Kate Walbert's Our Kind is pretty obviously conceived against the grain of the typical work of American fiction published these days. Instead of focusing on the young, it features a cast of mostly elderly characters. Instead of concentrating on the experiences of a single character coming to terms with contemporary reality, it presents a collection of characters united by age and experience whose stories are related mostly through the collective "we." Instead of spinning out another version of the bildungsroman, it narrates a series of loosely-structured stories about people who have long passed their prime and who spend much of their time reflecting on what has been rather than what is to come.
Whether Our Kind was actually sold to its publisher as some such kind of "high concept" (or possibly what is coming to be called "niche") book or not, unfortunately it is finally more interesting as an idea than as a realized work of fiction. Its aging characters are depicted in various overly cute or suitably somber situations, but none of these characters impress themselves on the reader's attention very deeply and few of the situations are interesting enough to sustain the individual stories as anything other than anecdotes or vignettes. One finishes the book feeling indeed that one has been given a certain kind of "information" about the generation of women around whom the book is centered, but not provided with a compelling reading experience of the sort one wants from a well-executed novel or collection of short fictions.
Our Kind is yet another "novel in stories," a form that is becoming increasingly popular among current writers (and, one presumes, readers as well). It is a form the possibilities of which have certainly not yet been fully worked out, but it can't really be said that Walbert's book does much to contribute to the ongoing exploration of those possibilities. It is too fragmented to really cohere as a novel, although it does leave a stronger (although still disappointlingly faint) impression in aggregate than in its individual parts. There isn't a firm enough narrative thread to make the book a likely candidate for adaptation as a Lifetime movie, but unfortunatly it doesn't rise much above this sort of earnest entertainment. Walbert does bring the social and cultural expectations that shaped these women's lives under some scrutiny, but not with a hard enough edge that middlebrow readers might be offended (or even challenged) by it.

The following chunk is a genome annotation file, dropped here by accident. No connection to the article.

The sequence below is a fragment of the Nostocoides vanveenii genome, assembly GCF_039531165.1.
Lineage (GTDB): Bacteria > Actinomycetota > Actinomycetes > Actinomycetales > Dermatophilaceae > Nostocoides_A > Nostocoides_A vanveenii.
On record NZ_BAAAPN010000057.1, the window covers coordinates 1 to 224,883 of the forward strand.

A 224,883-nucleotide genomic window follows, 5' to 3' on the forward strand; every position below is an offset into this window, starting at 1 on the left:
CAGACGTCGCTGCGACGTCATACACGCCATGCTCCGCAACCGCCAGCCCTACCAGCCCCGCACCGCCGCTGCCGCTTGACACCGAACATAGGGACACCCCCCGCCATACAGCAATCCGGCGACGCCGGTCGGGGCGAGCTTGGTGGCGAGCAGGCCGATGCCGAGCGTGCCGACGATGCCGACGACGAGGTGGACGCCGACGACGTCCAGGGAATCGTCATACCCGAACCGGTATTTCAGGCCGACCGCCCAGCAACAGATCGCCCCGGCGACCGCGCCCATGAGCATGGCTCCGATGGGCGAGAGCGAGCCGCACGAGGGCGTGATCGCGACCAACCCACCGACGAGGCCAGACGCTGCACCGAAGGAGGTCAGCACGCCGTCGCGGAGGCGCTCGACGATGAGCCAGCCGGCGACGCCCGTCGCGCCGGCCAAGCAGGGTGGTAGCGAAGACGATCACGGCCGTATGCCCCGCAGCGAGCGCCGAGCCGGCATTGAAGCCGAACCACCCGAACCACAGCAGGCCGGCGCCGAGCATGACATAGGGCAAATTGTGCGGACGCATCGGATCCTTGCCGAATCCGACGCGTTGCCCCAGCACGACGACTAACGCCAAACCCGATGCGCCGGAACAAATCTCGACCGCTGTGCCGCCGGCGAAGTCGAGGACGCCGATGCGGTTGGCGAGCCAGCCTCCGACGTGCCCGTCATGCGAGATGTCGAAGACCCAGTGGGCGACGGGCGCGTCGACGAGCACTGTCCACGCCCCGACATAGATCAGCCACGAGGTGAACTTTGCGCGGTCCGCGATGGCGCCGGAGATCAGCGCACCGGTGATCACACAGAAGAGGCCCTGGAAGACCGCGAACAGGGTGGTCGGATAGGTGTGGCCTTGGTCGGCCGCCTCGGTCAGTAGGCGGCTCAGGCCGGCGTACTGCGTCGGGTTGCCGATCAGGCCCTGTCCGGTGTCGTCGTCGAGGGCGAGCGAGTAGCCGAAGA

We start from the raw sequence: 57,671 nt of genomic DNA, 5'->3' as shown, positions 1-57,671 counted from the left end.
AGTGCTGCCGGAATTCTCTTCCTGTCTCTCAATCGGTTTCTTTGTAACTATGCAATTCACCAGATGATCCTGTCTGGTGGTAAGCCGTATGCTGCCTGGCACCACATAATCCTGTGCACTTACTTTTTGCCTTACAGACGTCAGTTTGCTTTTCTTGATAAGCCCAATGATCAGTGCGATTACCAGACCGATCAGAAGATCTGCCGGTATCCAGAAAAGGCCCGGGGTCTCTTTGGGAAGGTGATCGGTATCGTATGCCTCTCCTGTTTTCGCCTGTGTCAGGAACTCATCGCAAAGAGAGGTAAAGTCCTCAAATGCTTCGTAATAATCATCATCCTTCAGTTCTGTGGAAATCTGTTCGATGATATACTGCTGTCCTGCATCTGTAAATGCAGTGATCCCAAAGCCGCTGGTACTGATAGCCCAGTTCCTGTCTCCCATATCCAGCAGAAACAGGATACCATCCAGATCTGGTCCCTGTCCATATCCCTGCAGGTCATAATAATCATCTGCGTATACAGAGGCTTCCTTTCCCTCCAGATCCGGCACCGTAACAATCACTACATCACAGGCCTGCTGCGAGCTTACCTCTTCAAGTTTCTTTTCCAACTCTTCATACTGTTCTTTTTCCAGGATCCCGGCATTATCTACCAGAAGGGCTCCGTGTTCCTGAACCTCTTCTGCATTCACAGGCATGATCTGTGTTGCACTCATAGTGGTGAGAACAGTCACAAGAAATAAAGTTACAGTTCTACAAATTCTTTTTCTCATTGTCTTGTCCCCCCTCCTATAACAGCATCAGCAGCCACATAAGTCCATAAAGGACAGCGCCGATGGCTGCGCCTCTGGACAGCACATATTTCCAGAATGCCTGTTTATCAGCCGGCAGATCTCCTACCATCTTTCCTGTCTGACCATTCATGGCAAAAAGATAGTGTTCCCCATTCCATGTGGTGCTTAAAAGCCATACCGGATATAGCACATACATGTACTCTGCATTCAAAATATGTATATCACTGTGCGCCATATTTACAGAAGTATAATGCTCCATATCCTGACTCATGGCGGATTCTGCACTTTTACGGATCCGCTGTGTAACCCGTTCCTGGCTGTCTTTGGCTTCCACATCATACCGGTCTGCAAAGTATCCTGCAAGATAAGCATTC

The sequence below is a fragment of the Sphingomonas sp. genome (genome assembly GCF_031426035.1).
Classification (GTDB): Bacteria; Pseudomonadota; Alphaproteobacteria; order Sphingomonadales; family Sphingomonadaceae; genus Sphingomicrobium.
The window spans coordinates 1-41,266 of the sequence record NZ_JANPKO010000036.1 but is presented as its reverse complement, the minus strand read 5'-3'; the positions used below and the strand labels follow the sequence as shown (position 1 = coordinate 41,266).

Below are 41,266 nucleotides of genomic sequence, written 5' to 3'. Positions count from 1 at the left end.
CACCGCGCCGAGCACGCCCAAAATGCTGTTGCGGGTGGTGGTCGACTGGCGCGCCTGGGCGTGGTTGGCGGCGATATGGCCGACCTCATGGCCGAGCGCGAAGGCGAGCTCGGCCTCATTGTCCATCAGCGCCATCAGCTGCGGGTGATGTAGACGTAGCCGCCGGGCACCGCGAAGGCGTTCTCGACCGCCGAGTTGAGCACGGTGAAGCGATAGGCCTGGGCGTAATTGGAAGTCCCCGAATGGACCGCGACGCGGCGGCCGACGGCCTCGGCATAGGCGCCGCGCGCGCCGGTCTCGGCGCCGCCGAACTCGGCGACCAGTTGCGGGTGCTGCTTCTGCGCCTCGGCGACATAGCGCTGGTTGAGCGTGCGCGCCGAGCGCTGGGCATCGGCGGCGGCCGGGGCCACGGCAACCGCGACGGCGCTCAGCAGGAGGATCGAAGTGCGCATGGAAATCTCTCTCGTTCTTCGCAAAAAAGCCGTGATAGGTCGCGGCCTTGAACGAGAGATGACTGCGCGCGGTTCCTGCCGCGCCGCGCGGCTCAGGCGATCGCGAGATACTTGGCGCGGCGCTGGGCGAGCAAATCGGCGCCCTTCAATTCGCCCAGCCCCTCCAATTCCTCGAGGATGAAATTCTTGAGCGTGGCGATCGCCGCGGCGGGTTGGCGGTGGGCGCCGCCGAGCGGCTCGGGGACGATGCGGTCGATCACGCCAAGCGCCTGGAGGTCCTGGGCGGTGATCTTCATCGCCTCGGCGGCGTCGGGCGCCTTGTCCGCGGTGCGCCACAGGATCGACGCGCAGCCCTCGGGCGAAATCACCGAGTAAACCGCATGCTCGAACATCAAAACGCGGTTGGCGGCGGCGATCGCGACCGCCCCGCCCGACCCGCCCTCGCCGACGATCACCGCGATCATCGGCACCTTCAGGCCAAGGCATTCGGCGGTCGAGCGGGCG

The book's second half is better than the first, the stories, among them, "Sick Chicks" and "Back When They Were Children," more substantive and more capable of standing alone as short stories. Perhaps the best story is the last, "The Beginning of the End," which tells the life story of a woman named Viv, who passes up the opportunity to become a literary scholar--at a time when few women became scholars at all--in favor of the marriage and family expected of her. The story concludes with a flashback to a moment with her soon-to-be husband, Don, at their engagement party:
She moves in closer to Don and bumps the umbrella, its slick sides dripping on their shoulders as they kisss beneath the dome, already bound. And there will never be a stepping back, nor a fork in the road, nor a deferral of what had been a clear direction. You made your bed, the women say, etcetera, et cetera.
This is how Viv would describe, if asked, the beginning of the end, but the conversation never gets around to her.
The reality of opportunity lost is conveyed very painfully here, but unfortunately some readers may have given up on the book before getting to this story. Actually, I would advise that readers skip directly to "The Beginning of the End," since it really encapsulates much of what the book has to say. If you're interested in reading additional stories about the consequences of cultural expectations on women who succumb to them, you could go back and read the rest of the book by the light provided by this concluding story. You might also just settle for it.